Varicella Vaccine

(Chickenpox Vaccine)

What Is Varicella?

Varicella , commonly called chickenpox, is a highly contagious infection. It is caused by the varicella zoster virus (VZV). It produces an itchy rash. It can cause serious complications, especially in adults, newborns, or people with weak immune systems. VZV spreads from person to person by:
  • Airborne droplets of moisture that contain the virus
  • Direct contact with fluid from a varicella rash
It is most contagious just after the rash has broken out. It is also contagious 1-2 days before the rash erupts and until all of the blisters have crusted.Symptoms include:
  • Headache
  • Fever
  • General feeling of discomfort
  • A rash of small, flat, red spots that become raised to form round, itchy, fluid-filled blisters
It takes about 10-21 days to develop varicella after contact with an infected person. The illness lasts 5-10 days. The rash usually develops on the face and trunk.Treatment generally focuses on reducing itchiness, such as using anti-itch cream. Antibiotics may be used for rashes that become infected. Antiviral drugs might be considered for some patients.Varicella can lead to scarring, pneumonia, and death in severe cases.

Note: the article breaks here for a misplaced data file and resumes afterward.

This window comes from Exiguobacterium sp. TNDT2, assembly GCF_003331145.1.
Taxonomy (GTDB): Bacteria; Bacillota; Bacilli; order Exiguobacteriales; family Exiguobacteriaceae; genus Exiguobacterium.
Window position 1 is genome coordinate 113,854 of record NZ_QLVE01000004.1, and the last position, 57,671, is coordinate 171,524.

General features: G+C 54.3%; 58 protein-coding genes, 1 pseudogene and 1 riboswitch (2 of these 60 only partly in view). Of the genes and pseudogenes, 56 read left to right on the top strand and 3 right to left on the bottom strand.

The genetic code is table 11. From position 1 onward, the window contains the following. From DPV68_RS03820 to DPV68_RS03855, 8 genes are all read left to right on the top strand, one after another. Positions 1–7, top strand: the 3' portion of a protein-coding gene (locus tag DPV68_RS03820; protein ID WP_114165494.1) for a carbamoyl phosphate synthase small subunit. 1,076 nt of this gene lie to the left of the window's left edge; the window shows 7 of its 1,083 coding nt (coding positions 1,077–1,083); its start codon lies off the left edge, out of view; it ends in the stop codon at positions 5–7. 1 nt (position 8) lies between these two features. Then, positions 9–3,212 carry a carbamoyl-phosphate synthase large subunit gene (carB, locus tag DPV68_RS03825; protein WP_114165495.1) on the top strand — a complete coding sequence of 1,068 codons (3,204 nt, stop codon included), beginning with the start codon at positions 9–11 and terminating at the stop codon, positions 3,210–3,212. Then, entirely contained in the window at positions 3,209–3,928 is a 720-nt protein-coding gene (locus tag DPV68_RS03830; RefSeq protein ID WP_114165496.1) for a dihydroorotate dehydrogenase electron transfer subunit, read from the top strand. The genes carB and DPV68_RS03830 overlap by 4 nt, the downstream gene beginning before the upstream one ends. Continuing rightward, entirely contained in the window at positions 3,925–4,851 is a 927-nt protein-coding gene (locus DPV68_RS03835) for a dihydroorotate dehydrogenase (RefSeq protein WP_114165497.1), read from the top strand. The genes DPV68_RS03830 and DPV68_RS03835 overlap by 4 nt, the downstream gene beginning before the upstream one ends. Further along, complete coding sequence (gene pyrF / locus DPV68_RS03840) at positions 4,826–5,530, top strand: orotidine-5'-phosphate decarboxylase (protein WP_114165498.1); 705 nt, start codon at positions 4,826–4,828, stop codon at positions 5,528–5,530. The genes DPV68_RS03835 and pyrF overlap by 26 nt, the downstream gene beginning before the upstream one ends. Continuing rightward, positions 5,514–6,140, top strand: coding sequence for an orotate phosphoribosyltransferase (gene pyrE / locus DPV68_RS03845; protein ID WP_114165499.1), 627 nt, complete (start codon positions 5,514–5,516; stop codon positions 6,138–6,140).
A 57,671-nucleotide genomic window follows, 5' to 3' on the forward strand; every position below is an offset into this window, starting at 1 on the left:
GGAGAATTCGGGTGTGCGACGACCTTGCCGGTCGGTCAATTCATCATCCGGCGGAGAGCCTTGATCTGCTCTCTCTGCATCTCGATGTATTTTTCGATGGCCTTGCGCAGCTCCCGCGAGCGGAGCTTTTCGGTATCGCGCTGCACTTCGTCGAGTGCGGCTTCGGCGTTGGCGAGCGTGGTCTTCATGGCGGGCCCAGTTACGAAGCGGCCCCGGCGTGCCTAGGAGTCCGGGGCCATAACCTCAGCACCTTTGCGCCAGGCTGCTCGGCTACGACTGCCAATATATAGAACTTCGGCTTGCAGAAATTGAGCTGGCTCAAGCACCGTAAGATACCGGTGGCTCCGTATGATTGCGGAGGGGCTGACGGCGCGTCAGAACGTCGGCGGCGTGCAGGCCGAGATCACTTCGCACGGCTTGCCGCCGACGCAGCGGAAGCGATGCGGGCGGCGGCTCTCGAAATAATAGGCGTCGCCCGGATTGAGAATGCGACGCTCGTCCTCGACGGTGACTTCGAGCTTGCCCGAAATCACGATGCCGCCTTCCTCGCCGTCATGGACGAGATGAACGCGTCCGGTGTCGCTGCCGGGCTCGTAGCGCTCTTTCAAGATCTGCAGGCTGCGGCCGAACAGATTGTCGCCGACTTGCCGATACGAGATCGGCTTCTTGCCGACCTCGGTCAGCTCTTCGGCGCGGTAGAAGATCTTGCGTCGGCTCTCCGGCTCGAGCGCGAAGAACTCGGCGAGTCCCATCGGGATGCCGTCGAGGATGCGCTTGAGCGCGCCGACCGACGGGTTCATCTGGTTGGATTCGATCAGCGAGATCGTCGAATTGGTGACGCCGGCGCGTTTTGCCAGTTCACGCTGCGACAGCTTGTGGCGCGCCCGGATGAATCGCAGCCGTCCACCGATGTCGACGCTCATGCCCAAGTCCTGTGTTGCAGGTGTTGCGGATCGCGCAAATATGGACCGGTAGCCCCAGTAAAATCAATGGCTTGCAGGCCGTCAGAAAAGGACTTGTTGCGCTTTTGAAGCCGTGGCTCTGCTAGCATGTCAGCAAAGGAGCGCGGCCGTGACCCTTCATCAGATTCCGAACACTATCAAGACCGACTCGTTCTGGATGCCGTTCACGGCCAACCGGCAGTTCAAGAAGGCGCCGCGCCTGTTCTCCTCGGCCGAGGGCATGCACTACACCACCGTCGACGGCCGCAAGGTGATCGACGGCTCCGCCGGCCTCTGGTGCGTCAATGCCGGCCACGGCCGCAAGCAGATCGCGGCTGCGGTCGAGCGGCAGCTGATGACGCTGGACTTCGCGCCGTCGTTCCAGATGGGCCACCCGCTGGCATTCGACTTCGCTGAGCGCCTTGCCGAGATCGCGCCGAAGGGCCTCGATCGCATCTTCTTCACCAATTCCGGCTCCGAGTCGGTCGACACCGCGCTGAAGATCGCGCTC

What Is the Varicella Vaccine?

Varicella vaccine is a live virus vaccine that is given by injection. The varicella vaccine can also be given in a combination vaccine called the MMRV. This protects against measles , mumps , rubella , and varicella .

Who Should Get Vaccinated and When?

The vaccine is recommended for most children aged 12-15 months. The second dose is given between ages 4-6 years.The CDC recommends the following schedule for those who have not been vaccinated:
  • Up to age 13 years—2 doses, with 3 months between the first and second dose
  • 13 years and above—2 doses, with a minimum of 4 weeks between the first and second dose
If you are an adult who has not been fully vaccinated and have never had chickenpox, it is recommended that you get vaccinated. Talk to your doctor. If you have certain conditions, you will not be able to get the vaccine.If you or your child has not been vaccinated but has been exposed to chickenpox, getting vaccinated within three days can help reduce the virus or offer protection from the infection.

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